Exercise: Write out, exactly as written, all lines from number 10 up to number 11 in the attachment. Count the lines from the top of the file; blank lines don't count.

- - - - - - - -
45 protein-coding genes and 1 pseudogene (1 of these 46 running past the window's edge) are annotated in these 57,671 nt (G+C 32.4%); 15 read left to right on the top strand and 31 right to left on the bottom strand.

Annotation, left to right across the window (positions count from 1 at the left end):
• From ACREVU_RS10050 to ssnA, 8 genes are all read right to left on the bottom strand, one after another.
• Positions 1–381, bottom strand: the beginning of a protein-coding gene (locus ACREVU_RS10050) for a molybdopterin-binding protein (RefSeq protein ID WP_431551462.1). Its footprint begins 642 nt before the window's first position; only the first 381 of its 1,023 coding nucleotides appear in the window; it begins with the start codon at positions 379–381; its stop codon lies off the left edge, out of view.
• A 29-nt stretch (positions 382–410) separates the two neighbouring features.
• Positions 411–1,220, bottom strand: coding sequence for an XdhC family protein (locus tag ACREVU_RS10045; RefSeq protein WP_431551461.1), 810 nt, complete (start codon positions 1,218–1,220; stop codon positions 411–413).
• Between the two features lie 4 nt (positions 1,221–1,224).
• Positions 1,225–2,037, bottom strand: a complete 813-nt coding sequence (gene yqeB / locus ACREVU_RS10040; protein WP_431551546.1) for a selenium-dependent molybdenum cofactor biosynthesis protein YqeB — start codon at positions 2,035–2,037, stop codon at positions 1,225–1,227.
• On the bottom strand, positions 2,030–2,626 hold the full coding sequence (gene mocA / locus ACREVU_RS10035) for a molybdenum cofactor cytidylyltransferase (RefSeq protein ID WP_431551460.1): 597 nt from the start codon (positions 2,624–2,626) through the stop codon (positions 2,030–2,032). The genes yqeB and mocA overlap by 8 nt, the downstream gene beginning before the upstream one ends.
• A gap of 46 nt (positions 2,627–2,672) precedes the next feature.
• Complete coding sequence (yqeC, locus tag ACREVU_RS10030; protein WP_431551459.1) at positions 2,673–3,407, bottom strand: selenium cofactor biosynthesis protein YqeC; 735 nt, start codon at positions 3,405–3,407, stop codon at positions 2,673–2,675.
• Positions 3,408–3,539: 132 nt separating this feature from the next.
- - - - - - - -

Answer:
• A gap of 46 nt (positions 2,627–2,672) precedes the next feature.
• Complete coding sequence (yqeC, locus tag ACREVU_RS10030; protein WP_431551459.1) at positions 2,673–3,407, bottom strand: selenium cofactor biosynthesis protein YqeC; 735 nt, start codon at positions 3,405–3,407, stop codon at positions 2,673–2,675.